Bulls bid against themselves to re-sign Nikola Vucevic to three-year deal

Nikola Vucevic, Chicago Bulls (Photo by Michael Reaves/Getty Images)
Nikola Vucevic, Chicago Bulls (Photo by Michael Reaves/Getty Images) /

One year removed from having a relatively deep center rotation that included Nikola Vucevic, Andre Drummond, Tony Bradley, and Marko Simonovic, the Chicago Bulls entered an uncertain offseason with none of these players on a guaranteed contract beyond this year. Fortunately, the first domino fell tonight as Vucevic has re-upped with the Bulls on a deal that’s sure to ignite debate among the fanbase.

Vucevic’s new contract is for three years and will take him through the 2025-26 campaign, with a total value of $60 million. On an average annual salary of $20 million, Vucevic is far from an overpay, but it’s certainly not the great steal of a deal that fans had hoped for when he suggested he’d be willing to take a discount to remain with the Bulls.

Shams Charania of The Athletic was the first to break this news, with ESPN’s Adrian Wojnarowski soon corroborating the report thereafter.

The Chicago Bulls’ decision to bring Nikola Vucevic back on a three-year deal proves the front office is content with mediocrity.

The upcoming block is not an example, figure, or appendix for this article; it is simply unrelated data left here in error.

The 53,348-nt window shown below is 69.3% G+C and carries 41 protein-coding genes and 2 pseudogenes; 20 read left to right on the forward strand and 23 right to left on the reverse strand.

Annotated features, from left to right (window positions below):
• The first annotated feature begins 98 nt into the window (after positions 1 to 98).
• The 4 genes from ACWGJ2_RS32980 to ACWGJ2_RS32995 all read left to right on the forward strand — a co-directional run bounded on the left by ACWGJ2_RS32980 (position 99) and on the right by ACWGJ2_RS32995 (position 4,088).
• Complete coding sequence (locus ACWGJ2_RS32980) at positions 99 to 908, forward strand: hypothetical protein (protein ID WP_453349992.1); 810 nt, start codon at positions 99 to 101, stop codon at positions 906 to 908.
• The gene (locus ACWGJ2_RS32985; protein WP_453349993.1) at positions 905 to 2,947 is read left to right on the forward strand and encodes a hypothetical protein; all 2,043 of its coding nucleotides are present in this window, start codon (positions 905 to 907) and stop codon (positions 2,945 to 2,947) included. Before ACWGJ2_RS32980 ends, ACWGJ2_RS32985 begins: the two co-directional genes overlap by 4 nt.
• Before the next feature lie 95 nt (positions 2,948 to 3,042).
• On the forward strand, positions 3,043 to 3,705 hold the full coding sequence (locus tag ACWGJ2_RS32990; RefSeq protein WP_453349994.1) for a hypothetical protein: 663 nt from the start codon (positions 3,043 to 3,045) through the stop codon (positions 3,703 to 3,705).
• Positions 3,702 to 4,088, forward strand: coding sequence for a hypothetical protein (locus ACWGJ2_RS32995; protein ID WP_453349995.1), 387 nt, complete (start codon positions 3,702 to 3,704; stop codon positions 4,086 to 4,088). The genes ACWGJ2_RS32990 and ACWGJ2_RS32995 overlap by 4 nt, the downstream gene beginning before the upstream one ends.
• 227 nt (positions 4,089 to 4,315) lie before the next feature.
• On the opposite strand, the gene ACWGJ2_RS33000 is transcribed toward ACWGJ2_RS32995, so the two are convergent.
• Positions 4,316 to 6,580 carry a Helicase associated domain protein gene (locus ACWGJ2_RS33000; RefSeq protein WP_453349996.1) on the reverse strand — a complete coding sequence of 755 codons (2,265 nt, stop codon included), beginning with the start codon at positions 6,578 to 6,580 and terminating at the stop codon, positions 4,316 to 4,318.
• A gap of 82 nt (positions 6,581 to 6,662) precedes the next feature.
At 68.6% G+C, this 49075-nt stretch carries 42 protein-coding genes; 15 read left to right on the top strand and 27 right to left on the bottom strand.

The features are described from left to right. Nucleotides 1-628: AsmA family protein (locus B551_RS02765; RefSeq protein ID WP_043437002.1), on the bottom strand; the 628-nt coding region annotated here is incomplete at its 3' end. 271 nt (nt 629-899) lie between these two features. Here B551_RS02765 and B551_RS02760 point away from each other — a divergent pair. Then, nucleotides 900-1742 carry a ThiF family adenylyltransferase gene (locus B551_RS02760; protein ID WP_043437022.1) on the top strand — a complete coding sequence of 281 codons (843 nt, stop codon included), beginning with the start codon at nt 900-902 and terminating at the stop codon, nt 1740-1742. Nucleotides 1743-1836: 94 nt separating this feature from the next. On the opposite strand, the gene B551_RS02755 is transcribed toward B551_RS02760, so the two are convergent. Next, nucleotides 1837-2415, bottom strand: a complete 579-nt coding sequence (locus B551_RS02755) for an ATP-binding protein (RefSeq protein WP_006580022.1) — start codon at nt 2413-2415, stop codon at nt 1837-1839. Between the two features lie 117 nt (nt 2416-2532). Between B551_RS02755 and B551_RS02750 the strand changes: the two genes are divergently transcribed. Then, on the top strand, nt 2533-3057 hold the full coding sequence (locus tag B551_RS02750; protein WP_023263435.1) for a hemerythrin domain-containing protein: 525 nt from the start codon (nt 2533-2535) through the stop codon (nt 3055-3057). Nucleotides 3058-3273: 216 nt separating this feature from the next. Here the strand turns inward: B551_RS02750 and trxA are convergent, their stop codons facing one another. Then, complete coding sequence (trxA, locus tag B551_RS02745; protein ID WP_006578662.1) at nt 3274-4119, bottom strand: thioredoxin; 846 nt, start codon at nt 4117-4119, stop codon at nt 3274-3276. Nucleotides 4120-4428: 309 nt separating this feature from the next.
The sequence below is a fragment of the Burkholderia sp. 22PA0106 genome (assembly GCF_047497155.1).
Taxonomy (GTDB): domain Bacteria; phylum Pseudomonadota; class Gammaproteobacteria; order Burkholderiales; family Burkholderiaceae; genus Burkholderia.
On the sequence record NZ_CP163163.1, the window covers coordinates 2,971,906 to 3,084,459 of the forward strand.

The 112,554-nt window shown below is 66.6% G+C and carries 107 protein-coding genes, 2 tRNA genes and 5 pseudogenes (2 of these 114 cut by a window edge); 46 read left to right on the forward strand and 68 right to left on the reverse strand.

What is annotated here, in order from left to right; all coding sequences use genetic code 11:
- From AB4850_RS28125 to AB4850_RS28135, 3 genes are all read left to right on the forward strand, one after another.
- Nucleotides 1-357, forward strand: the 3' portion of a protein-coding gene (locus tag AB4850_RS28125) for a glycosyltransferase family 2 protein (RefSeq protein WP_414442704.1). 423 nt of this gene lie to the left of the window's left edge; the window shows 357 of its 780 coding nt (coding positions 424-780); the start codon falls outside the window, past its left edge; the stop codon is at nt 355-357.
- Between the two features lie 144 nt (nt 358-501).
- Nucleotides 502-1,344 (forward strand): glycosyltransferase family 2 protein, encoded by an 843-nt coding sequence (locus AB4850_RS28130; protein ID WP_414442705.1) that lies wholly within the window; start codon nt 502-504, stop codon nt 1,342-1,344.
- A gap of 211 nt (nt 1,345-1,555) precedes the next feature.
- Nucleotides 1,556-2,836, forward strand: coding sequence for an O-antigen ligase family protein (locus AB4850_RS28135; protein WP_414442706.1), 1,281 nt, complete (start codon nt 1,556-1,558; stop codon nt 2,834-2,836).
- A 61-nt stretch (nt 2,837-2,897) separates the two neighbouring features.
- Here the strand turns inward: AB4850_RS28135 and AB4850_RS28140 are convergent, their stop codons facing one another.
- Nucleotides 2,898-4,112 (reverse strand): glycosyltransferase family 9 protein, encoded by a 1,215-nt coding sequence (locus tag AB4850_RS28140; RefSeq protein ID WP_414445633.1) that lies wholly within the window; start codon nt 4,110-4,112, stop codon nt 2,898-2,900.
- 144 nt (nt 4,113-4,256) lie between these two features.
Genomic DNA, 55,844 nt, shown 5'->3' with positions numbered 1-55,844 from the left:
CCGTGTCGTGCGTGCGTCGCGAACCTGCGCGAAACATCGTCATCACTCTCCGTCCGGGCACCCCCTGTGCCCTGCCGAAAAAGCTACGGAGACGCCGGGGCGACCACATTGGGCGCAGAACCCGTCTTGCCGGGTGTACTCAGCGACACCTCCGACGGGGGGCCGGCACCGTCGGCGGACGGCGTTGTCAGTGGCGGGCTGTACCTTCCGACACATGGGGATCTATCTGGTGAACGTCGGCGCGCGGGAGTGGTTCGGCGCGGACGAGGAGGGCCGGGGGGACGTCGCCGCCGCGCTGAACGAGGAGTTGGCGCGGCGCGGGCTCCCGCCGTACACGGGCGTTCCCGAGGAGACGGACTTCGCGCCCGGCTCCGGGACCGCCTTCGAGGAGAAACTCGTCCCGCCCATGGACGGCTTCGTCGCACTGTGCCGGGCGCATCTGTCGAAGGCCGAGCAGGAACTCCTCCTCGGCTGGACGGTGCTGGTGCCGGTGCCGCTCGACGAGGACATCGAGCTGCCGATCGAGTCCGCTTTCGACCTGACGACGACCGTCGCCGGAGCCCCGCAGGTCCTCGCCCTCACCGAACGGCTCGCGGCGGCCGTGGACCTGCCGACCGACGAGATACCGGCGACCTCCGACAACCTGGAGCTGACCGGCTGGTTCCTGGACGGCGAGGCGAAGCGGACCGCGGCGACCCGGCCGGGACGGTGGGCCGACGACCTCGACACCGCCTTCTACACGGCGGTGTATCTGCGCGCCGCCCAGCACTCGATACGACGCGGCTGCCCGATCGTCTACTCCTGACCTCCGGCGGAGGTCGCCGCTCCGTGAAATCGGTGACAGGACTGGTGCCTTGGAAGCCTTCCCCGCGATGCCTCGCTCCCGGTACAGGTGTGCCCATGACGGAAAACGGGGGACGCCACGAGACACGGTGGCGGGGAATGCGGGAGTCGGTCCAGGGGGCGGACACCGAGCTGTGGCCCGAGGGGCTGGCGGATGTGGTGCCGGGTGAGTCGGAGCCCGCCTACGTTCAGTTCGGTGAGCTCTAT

With virtually no market for Vucevic at the moment, it is a bit confusing that the Bulls were so willing to cough up a big payday for an aging veteran that doesn’t bring this team further to contention. Sure, an above-average center may be worth around $20 million in today’s NBA, but the fact the front office was unable to utilize any of its leverage in negotiations makes this significantly harder to stomach.

As far as we know, there was virtually no market for Vooch. Only six teams had cap space in excess of $20 million to spend this summer, the Rockets, Spurs, Pacers, Pistons, Jazz, and Magic. None of these aforementioned teams have a real need at the center position nor or actively trying to compete now. Considering Vucevic has repeatedly expressed his primary desire is to compete for a championship, it’s hard imagining a scenario where he ditches the Bulls for any of these destinations.

Instead of building a younger, more athletic, and more cost-effective roster (Naz Reid’s three-year, $42 million deal sure looks great now, huh?), the Bulls are now locked back into the same core that has disappointed our expectations as fans two consecutive seasons in a row. This isn’t even a case of re-signing an asset to trade it later either, as Vucevic already holds practically zero trade value and things will only look more grim as Vucevic creeps toward his 35th birthday by the end of this contract.

With little hope of making a real playoff run and a roster too talented to commit to a rebuild, the Bulls are stuck in the mud now more than ever before.

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